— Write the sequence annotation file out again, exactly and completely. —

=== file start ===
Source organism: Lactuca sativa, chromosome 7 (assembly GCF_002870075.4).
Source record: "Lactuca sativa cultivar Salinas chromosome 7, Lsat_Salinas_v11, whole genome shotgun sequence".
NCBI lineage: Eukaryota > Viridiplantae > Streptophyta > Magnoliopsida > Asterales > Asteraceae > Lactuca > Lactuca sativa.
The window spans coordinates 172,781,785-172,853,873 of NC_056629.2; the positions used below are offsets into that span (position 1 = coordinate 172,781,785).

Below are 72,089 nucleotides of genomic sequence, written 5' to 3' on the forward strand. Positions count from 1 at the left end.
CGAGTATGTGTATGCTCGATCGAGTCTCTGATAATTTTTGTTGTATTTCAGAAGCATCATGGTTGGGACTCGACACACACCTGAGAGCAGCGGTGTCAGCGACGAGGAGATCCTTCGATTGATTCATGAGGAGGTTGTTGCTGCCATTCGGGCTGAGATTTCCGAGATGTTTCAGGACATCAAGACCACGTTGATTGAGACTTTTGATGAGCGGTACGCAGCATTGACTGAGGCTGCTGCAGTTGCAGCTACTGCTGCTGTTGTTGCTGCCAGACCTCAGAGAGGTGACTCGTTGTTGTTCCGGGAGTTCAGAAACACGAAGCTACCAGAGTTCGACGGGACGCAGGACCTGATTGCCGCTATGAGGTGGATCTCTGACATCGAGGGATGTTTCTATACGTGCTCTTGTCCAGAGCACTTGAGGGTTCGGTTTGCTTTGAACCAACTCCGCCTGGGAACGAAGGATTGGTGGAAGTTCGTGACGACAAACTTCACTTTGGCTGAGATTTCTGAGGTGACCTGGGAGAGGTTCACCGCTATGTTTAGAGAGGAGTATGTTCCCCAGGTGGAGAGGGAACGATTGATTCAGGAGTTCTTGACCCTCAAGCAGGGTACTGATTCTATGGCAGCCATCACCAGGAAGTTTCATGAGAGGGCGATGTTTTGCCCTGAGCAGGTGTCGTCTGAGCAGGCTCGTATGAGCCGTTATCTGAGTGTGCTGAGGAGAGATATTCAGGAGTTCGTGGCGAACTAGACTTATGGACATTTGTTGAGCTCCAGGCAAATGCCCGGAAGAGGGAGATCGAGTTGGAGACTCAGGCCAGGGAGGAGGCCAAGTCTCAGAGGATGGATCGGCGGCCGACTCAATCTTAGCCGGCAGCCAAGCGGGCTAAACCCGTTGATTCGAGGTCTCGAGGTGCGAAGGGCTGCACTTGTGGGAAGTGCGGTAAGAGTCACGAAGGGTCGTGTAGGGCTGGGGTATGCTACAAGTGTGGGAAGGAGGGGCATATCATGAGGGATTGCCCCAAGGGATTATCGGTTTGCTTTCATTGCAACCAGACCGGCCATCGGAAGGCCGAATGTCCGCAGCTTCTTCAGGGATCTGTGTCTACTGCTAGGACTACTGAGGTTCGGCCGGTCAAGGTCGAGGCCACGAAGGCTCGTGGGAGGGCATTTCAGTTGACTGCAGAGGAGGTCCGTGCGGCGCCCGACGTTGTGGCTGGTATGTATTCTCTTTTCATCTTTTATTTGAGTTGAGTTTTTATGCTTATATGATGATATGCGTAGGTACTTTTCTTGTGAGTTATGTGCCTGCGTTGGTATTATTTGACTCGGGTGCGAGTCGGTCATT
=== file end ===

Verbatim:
Source organism: Lactuca sativa, chromosome 7 (assembly GCF_002870075.4).
Source record: "Lactuca sativa cultivar Salinas chromosome 7, Lsat_Salinas_v11, whole genome shotgun sequence".
NCBI lineage: Eukaryota > Viridiplantae > Streptophyta > Magnoliopsida > Asterales > Asteraceae > Lactuca > Lactuca sativa.
The window spans coordinates 172,781,785-172,853,873 of NC_056629.2; the positions used below are offsets into that span (position 1 = coordinate 172,781,785).

Below are 72,089 nucleotides of genomic sequence, written 5' to 3' on the forward strand. Positions count from 1 at the left end.
CGAGTATGTGTATGCTCGATCGAGTCTCTGATAATTTTTGTTGTATTTCAGAAGCATCATGGTTGGGACTCGACACACACCTGAGAGCAGCGGTGTCAGCGACGAGGAGATCCTTCGATTGATTCATGAGGAGGTTGTTGCTGCCATTCGGGCTGAGATTTCCGAGATGTTTCAGGACATCAAGACCACGTTGATTGAGACTTTTGATGAGCGGTACGCAGCATTGACTGAGGCTGCTGCAGTTGCAGCTACTGCTGCTGTTGTTGCTGCCAGACCTCAGAGAGGTGACTCGTTGTTGTTCCGGGAGTTCAGAAACACGAAGCTACCAGAGTTCGACGGGACGCAGGACCTGATTGCCGCTATGAGGTGGATCTCTGACATCGAGGGATGTTTCTATACGTGCTCTTGTCCAGAGCACTTGAGGGTTCGGTTTGCTTTGAACCAACTCCGCCTGGGAACGAAGGATTGGTGGAAGTTCGTGACGACAAACTTCACTTTGGCTGAGATTTCTGAGGTGACCTGGGAGAGGTTCACCGCTATGTTTAGAGAGGAGTATGTTCCCCAGGTGGAGAGGGAACGATTGATTCAGGAGTTCTTGACCCTCAAGCAGGGTACTGATTCTATGGCAGCCATCACCAGGAAGTTTCATGAGAGGGCGATGTTTTGCCCTGAGCAGGTGTCGTCTGAGCAGGCTCGTATGAGCCGTTATCTGAGTGTGCTGAGGAGAGATATTCAGGAGTTCGTGGCGAACTAGACTTATGGACATTTGTTGAGCTCCAGGCAAATGCCCGGAAGAGGGAGATCGAGTTGGAGACTCAGGCCAGGGAGGAGGCCAAGTCTCAGAGGATGGATCGGCGGCCGACTCAATCTTAGCCGGCAGCCAAGCGGGCTAAACCCGTTGATTCGAGGTCTCGAGGTGCGAAGGGCTGCACTTGTGGGAAGTGCGGTAAGAGTCACGAAGGGTCGTGTAGGGCTGGGGTATGCTACAAGTGTGGGAAGGAGGGGCATATCATGAGGGATTGCCCCAAGGGATTATCGGTTTGCTTTCATTGCAACCAGACCGGCCATCGGAAGGCCGAATGTCCGCAGCTTCTTCAGGGATCTGTGTCTACTGCTAGGACTACTGAGGTTCGGCCGGTCAAGGTCGAGGCCACGAAGGCTCGTGGGAGGGCATTTCAGTTGACTGCAGAGGAGGTCCGTGCGGCGCCCGACGTTGTGGCTGGTATGTATTCTCTTTTCATCTTTTATTTGAGTTGAGTTTTTATGCTTATATGATGATATGCGTAGGTACTTTTCTTGTGAGTTATGTGCCTGCGTTGGTATTATTTGACTCGGGTGCGAGTCGGTCATT